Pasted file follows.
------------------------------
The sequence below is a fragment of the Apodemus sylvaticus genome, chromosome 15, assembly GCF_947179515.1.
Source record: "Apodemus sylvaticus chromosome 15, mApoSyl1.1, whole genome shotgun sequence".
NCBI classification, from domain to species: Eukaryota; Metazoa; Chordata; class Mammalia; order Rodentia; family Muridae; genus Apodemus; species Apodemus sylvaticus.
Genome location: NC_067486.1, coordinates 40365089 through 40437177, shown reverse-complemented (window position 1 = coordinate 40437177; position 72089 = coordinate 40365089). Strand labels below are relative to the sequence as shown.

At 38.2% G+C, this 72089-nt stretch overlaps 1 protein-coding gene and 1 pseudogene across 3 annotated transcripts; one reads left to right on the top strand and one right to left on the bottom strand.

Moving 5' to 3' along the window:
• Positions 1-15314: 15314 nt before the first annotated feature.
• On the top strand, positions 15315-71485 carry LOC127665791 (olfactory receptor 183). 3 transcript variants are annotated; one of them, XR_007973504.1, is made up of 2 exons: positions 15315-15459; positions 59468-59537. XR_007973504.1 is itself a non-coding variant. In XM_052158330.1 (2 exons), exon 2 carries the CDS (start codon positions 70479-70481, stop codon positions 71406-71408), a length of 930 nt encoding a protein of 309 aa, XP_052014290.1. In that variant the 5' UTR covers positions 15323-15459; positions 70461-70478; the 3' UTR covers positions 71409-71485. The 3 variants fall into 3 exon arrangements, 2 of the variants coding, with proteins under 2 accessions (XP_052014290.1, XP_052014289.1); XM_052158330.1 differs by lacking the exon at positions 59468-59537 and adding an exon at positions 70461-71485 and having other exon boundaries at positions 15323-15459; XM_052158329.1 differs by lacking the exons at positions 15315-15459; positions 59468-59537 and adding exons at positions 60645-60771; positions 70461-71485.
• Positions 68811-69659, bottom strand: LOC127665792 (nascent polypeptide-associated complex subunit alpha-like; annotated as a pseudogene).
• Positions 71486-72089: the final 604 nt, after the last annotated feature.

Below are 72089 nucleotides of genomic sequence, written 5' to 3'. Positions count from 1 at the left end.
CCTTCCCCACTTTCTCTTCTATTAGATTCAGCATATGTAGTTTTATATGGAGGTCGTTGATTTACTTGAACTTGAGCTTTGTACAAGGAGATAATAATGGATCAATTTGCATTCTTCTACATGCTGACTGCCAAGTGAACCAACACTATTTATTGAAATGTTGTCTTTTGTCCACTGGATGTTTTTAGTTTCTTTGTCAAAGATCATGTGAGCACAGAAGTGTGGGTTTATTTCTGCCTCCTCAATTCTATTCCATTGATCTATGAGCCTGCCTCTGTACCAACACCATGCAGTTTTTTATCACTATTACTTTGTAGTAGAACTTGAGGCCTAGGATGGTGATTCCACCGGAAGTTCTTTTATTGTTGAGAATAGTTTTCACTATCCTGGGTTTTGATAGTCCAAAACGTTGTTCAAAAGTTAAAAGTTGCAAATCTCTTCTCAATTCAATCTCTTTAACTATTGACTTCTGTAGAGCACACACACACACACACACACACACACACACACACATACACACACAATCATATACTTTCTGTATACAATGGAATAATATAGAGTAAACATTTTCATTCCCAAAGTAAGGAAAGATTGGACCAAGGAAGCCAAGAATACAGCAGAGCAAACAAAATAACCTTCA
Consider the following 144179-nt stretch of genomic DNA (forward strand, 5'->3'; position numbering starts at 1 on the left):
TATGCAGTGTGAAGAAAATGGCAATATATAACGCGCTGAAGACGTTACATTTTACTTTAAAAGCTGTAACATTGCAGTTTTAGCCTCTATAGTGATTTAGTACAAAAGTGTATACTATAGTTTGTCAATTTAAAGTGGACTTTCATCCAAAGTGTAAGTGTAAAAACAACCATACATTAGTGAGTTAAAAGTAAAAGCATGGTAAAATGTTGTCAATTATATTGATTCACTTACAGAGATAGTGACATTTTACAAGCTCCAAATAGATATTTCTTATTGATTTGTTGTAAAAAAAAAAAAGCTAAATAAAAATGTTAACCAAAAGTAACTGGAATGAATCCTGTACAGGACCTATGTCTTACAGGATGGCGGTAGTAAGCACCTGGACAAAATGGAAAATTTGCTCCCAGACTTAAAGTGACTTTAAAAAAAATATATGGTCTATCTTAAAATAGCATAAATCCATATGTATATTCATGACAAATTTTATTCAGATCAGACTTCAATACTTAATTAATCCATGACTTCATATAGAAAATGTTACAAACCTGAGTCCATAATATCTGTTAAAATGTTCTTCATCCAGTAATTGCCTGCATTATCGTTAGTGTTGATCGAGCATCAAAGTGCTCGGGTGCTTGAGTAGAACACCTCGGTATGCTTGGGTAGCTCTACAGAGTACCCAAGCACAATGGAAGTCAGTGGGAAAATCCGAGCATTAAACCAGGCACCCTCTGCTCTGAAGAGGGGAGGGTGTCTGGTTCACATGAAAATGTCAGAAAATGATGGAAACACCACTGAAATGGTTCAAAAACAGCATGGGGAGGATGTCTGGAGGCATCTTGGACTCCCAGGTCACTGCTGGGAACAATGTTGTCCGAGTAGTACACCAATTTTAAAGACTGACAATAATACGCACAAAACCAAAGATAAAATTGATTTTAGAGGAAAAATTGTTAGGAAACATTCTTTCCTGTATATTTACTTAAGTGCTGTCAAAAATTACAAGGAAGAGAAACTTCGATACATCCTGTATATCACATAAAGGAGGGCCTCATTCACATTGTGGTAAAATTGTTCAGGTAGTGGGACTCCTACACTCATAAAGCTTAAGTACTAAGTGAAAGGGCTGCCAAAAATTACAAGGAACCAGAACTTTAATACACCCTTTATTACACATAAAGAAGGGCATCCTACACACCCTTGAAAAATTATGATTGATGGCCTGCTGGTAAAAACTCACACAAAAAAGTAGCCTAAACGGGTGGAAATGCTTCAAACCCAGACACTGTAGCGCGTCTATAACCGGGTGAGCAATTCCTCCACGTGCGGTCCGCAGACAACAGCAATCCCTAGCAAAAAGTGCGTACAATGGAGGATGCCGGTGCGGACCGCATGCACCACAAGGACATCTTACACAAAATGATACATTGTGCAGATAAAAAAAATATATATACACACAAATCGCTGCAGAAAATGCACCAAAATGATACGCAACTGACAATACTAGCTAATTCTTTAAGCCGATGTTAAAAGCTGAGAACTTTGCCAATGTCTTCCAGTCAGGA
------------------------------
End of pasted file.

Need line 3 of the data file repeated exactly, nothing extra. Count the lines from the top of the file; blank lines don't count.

NCBI classification, from domain to species: Eukaryota; Metazoa; Chordata; class Mammalia; order Rodentia; family Muridae; genus Apodemus; species Apodemus sylvaticus.